Sunday, June 13, 2021

Chinese legislation forbidding slander or demeaning the honor of military personnel

China's new Law on the Protection of the Status, Rights, and Interests of Military Personnel includes the following provision:

Article 32: The honor and reputation of military personnel shall be protected by law.

The honor obtained by a soldier shall be enjoyed by him for life, and shall not be revoked except for statutory reasons or procedures.

No organization or individual may in any way slander or demean the honor of soldiers, insult or slander the honor of soldiers, and must not intentionally damage or defile the awards of soldiers.

The new legislation was adopted by the Standing Committee of the National People's Congress on June 10, 2021 and goes into force on August 1, 2021.

H/T to Global Military Justice Reform contributor Susan Finder for the link to the statute and the translation.

This news report explains:
Recently, a popular Chinese blogger was sentenced to eight months in jail under the existing law for “defaming” People’s Liberation Army (PLA) soldiers killed in last year's clash with the Indian Army at the Galwan Valley in eastern Ladakh.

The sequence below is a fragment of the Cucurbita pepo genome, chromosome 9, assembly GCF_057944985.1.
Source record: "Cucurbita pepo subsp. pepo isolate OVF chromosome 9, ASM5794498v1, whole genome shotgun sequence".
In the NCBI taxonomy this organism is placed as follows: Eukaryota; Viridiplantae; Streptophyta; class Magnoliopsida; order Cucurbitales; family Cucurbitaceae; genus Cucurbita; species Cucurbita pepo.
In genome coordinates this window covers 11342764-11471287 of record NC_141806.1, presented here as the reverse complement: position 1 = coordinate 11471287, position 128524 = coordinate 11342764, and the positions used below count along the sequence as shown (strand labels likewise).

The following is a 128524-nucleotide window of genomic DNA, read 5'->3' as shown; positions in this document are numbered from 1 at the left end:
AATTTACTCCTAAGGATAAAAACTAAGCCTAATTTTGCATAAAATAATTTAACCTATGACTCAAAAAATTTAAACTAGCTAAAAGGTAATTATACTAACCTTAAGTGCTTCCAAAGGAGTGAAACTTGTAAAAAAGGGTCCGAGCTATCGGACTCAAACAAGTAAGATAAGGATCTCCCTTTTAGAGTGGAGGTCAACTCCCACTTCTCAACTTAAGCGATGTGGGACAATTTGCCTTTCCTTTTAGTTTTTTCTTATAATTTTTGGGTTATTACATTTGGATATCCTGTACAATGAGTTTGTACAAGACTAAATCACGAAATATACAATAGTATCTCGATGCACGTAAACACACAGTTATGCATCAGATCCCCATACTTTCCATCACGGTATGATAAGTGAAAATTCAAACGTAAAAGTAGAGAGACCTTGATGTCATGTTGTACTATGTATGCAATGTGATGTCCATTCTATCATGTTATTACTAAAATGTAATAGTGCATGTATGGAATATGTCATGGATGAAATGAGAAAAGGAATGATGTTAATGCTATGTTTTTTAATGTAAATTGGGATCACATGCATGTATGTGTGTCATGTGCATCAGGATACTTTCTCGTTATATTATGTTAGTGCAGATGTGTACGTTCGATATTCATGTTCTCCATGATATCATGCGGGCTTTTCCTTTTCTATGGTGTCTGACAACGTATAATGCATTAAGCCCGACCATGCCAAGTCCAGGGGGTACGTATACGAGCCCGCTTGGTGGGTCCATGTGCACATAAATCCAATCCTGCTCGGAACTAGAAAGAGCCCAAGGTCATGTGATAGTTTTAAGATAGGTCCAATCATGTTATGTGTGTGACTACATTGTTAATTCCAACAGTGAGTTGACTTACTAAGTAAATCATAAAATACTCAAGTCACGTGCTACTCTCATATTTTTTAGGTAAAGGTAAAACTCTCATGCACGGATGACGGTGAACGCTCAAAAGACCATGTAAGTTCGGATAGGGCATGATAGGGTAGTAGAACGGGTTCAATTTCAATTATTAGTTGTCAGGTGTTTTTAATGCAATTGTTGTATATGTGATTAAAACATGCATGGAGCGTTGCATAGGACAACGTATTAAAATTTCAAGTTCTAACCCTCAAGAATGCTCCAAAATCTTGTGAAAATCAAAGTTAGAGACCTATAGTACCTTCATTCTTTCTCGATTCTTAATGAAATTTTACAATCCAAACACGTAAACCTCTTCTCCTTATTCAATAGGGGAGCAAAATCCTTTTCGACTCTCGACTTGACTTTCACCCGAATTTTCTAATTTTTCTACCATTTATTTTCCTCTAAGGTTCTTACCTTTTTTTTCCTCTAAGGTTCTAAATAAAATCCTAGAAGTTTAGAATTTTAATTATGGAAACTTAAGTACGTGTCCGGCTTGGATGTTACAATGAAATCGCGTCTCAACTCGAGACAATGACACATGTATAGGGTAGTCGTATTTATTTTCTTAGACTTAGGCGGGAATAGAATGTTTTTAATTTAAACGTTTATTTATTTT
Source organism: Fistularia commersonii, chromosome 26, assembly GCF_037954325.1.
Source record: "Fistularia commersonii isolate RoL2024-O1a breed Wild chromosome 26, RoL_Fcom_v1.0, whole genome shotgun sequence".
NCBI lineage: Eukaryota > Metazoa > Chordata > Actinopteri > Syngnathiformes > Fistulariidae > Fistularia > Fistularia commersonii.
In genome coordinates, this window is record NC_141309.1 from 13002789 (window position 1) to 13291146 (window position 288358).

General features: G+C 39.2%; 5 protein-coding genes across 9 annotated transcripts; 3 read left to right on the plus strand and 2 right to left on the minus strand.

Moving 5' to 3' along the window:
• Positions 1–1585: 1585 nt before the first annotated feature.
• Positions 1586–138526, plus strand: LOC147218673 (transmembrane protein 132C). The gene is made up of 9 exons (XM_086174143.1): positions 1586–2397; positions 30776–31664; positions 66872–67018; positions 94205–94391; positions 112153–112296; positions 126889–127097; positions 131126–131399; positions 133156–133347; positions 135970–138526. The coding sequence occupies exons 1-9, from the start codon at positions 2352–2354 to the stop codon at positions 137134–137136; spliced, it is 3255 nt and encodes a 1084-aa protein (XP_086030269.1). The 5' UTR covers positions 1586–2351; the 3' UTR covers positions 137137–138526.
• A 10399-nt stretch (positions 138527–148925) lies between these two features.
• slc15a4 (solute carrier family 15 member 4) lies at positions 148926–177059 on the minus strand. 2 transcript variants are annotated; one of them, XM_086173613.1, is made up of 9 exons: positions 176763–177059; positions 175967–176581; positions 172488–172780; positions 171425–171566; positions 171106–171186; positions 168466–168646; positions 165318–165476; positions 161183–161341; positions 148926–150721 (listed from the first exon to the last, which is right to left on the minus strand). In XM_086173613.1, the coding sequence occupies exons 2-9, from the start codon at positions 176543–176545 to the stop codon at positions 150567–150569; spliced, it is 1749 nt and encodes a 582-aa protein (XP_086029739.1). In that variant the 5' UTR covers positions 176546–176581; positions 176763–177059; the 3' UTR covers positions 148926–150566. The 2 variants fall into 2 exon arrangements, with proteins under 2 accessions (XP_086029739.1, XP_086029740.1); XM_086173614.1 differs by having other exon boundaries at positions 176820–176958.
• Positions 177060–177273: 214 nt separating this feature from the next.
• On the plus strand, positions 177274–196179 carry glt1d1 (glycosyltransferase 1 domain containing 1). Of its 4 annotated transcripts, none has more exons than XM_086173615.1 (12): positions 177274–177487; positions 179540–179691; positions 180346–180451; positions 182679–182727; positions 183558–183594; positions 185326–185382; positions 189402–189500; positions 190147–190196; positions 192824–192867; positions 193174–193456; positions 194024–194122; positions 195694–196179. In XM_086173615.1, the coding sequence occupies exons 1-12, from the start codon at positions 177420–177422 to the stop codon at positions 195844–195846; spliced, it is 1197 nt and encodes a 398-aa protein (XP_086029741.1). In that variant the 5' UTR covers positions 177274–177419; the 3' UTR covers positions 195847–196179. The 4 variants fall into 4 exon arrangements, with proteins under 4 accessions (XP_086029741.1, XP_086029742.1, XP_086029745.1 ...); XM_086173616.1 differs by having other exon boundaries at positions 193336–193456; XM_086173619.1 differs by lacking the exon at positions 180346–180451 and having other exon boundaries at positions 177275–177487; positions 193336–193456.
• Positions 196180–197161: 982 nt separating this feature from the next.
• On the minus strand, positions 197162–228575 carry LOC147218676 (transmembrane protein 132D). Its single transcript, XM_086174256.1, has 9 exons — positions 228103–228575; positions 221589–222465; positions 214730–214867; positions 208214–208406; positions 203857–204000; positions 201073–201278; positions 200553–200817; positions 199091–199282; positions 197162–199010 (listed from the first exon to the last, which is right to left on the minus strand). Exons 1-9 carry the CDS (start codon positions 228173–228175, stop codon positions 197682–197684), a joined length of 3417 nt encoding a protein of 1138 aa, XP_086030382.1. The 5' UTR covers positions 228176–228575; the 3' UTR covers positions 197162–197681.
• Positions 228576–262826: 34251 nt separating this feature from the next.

Qiu Ziming, who had over 2.5 million followers, was also ordered to publicly apologise through major domestic portals and the national media within 10 days to eliminate the negative impact.

While the Indian Army announced that 20 of its personnel were killed in the clash on June 15 last year just a few days after the face-off, the Chinese PLA took nearly eight months to acknowledge that it had suffered casualties during the incident and revealed that it had lost four of its military personnel.

Prosecutors can file PIL for defaming Chinese army

The new law allows prosecutors to file public interest litigation in cases of defamation of military personnel and the infringement on their legitimate rights and interests that have seriously affected their performance of duties and missions and damaged the public interests of society. It also bans the desecration of plaques in honour of military personnel.

Song Zhongping, a former PLA instructor and Hong Kong-based military affairs commentator said the legislation which also covers families of service personnel was meant to bolster the military personnel’s sense of mission.

“Previously, our legal instruments were not complete and this new law will provide more comprehensive protection for the rights and honours of our [troops].

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